NY Judge Rejects Certain Drug-Testing Rules

Out-of-competition testing deals primarily with blood-doping agents.

An acting New York State Supreme Court judge has ruled the New York Racing and Wagering Board regulations on out-of-competition testing “require nullification in their entirety.”

The ruling stemmed from a lawsuit filed three years ago by the Standardbred Owners Association of New York and the Empire State Harness Horsemen’s Alliance. Justice Mark Powers issued a decision in the case Aug. 15.

The SOANY in a release noted the court recognized the racing industry understands the importance of equine drug testing but also questioned the NYSRWB regulations. The Supreme Court also found horsemen’s concerns weren’t addressed when the regulations were adopted.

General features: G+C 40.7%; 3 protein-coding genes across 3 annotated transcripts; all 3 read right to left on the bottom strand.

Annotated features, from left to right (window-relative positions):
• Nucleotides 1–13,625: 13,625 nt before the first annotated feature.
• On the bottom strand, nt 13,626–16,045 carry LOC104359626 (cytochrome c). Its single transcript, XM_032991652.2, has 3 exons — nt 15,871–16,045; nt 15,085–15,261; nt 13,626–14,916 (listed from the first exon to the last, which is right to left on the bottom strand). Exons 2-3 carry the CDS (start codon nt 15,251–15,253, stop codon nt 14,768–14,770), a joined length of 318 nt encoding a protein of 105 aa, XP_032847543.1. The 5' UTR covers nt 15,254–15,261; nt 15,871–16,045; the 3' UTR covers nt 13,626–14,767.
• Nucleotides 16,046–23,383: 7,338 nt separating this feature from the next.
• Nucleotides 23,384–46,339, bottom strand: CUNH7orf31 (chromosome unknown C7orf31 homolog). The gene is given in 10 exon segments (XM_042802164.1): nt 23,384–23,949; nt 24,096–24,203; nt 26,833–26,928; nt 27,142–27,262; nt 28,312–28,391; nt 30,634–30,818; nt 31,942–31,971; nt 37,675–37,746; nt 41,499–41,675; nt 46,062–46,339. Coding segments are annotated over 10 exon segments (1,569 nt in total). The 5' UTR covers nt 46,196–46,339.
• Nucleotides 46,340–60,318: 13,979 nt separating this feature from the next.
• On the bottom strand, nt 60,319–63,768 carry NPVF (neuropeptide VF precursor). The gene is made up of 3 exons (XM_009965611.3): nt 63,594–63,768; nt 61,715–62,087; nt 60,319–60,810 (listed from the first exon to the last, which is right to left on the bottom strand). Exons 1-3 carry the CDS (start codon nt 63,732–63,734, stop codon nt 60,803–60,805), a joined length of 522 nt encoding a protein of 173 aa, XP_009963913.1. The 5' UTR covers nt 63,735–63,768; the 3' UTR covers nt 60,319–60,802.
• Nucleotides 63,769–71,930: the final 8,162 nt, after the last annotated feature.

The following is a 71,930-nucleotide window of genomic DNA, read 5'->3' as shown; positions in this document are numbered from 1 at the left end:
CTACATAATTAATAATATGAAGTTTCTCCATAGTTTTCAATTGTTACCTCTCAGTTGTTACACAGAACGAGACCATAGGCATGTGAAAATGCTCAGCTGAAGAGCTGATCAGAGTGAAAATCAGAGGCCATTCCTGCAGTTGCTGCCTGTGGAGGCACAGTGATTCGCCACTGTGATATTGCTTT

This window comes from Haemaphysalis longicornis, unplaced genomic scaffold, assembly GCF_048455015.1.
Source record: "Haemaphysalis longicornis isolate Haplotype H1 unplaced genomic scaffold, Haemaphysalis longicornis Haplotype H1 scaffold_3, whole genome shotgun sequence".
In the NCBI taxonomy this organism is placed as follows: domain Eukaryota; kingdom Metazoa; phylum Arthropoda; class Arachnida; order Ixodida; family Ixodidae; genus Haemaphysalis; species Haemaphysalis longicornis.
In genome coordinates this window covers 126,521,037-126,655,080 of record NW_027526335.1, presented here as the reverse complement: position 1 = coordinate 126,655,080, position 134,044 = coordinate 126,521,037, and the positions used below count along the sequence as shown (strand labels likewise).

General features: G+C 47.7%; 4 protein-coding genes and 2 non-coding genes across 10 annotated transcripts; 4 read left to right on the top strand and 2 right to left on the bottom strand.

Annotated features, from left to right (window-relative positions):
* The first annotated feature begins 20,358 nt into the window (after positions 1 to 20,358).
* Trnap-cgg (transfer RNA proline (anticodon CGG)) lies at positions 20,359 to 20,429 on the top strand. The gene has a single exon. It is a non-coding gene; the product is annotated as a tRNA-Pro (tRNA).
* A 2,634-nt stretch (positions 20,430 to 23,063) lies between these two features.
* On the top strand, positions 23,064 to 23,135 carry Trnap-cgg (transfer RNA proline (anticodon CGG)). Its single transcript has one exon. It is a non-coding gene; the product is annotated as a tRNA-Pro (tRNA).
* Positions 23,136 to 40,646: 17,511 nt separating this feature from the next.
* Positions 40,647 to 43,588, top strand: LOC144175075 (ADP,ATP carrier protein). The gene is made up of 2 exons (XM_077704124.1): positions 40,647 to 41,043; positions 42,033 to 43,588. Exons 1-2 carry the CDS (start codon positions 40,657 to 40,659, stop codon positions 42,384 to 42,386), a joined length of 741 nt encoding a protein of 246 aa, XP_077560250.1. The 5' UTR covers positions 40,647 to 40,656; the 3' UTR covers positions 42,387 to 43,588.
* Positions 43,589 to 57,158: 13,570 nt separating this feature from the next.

In January 2010 the NYSRWB announced it had adopted new regulations for out-of-competition testing for Standardbreds and Thoroughbreds. The changes permitted testing of horses located on the grounds of New York racetracks as well those located off site within 100 miles of a New York racetrack.

Out-of-competition testing is used primarily to detect blood-doping agents in racehorses.